|Publication number||US3325627 A|
|Publication date||13 Jun 1967|
|Filing date||30 Sep 1964|
|Priority date||30 Sep 1964|
|Publication number||US 3325627 A, US 3325627A, US-A-3325627, US3325627 A, US3325627A|
|Inventors||Adler Majory L, Kenney William J|
|Export Citation||BiBTeX, EndNote, RefMan|
|Patent Citations (9), Referenced by (19), Classifications (13)|
|External Links: USPTO, USPTO Assignment, Espacenet|
June 13, 1967 M. ADLER ETAL 3,325,627
ELECTRICALLY HEATED MIXING SPATULA Filed Sept. 50, 1964 firs 2 "0 111110,? III,-
9 INVENTORS Marjory L Adler William J Idenrzey United States Patent 3,325,627 ELECTRICALLY HEATED MIXING SPATULA Majory L. Adler, 300 N. State St, Chicago, Ill. 60610, and William J. Kenney, Villa Park, Ill.; said Kenney assignor to said Adler Filed Sept. 30, 1964, Ser. No. 400,459 3 Claims. (Cl. 219-227) This invention relates to a construction which incorporates heating elements and which can be employed for the mixing of foods and materials of like characteristics. In particular the mixing means is designed for simultaneous cooking of the food products whereby external heating can be eliminated.
The instant invention will be described with reference to a spatula construction containing heating elements, which is adapted to be employed for the cooking and mixing of food products. There have previously been disclosed constructions which employed heating elements whereby the handling of frozen food products could be facilitated. Reference is made to Cox Patent No. 1,323; 523, Kelly Patent No. 1,974,051 and Jacobson Patent No. 2,751,175 wherein disclosures are made of ice cream clippers of the type described.
The instant invention incorporates a completely new design for a heated utensil whereby certain advantages over prior art constructions can be realized. In particular, the instant invention embodies an improved means for incorporating heating elements into the construction whereby the construction can be easily assembled and can be manufactured at a relatively low cost. Certain aspects of this invention also involve the particular design of a spatula whereby heating elements can be readily incorporated therein.
Although heating elements have previously been incorporated in utensils, there have not been available utensils 3,325,627 Patented June 13, 1967 ICC whereby the utensil can be comfortably used. Materials of the type employed for forming handles on pans and the like are completely suitable for use as the handle portion of the utensil of this invention.
The handle portion is associated with a tubular extension which connects the handle portion with the working end of the tool. The tubular characteristics of the handle portion are important since the lead wires which provide the heating element in the working end of the utensil are adapted to extend through the tubular portion.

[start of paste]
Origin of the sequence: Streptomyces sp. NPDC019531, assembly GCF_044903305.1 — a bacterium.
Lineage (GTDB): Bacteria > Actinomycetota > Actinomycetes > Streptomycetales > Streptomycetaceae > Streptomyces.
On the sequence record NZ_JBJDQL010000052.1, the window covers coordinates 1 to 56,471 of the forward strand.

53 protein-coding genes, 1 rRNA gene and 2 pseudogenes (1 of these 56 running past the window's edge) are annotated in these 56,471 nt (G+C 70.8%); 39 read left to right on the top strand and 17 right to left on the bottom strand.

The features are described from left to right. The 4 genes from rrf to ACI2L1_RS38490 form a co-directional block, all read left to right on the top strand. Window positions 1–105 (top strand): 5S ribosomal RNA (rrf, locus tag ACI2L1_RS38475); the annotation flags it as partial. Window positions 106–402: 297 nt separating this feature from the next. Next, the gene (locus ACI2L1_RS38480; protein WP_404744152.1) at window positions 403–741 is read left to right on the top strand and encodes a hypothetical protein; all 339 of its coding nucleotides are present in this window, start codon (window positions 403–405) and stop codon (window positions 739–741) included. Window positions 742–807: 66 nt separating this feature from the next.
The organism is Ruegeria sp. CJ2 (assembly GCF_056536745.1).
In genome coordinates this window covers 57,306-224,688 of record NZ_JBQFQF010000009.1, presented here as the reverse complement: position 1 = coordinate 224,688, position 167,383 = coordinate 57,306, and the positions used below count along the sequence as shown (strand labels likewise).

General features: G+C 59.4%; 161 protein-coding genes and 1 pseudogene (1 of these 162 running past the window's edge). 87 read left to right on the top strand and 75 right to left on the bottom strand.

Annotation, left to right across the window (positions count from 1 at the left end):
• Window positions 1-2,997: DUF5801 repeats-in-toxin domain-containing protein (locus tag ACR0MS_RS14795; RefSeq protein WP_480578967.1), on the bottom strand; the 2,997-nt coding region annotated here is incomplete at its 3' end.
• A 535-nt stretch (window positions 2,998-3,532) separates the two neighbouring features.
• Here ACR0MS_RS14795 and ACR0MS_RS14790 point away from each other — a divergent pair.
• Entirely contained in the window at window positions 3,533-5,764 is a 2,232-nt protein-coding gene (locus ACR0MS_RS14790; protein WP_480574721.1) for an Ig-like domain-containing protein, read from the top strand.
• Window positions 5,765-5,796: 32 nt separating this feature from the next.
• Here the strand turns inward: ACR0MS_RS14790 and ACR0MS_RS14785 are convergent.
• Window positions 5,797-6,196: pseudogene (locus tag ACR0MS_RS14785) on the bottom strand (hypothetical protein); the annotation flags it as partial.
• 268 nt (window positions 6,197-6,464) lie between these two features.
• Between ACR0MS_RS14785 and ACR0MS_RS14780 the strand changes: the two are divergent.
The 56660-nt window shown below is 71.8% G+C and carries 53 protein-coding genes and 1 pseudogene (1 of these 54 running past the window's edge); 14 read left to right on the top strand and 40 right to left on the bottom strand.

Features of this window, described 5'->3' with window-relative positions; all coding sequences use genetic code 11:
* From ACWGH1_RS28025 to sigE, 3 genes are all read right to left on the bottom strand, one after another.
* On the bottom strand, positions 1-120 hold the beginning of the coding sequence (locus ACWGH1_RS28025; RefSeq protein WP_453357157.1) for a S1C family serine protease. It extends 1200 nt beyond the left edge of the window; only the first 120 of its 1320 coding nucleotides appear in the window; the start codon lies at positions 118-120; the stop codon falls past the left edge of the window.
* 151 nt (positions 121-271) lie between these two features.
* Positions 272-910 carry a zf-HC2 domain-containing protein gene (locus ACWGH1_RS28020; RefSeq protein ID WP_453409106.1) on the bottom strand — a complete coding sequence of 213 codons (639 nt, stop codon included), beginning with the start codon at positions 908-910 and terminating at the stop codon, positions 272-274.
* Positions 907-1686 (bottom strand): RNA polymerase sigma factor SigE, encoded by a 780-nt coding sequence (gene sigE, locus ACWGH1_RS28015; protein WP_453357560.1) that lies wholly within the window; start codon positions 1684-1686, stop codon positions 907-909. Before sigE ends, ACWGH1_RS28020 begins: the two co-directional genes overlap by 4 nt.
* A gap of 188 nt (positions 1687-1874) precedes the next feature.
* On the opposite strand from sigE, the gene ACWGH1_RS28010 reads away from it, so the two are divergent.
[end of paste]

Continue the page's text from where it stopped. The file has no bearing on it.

The Working end portion of the tool can be threaded onto the tubular portion or otherwise attached thereto. In the preferred form of this invention, the working end portion takes the form of a spatula in that it-is characterized by a generally flat configuration. The heating element is located between the opposed faces of the spatula, and these faces are heated whereby the outer surfaces thereof will contact the food being mixed. The flat design of the instrument facilitates penetration.
The accompanying drawing illustrates the preferred design of the instant invention including the unique means for associating a heating element with a utensil of the type contemplated. In these drawings, the heated utensil is represented by the spatula 10 of FIGURE 1. The spatula is comprised of a handle portion 12 formed of an insulating material for ease of handling. A tubular extension 14 extends between the handle and the working end portion or mixing paddle 16 of the spatula. Various means can be employed for connecting the illustrated members into the desired assembly. The tubular extension 14 can be press-fitted into the handle portion 12 or a threaded connection can be provided. Similarly, the opposite end of the extension 14 can be press-fitted into the working end 16 or thread-ed thereinto as shown at 18 in FIGURE 2.
The working end portion 16 comprises opposed faces 7 20 which are generally flat. In the central area of the end suitable for cooking and mixing purposes. It has surprisingly been found that heating elements can be incorporated into structures and that the resulting structures are suited for cooking and mixing. The provision of the heating elements greatly simplifies the cooking and mixing operations and, in this connection, it is believed that the heated mixing constructions provide for greater ease of mixing since the heat effects tend to provide more homogeneous mixes. The heat generated naturally provides the cooking results desired.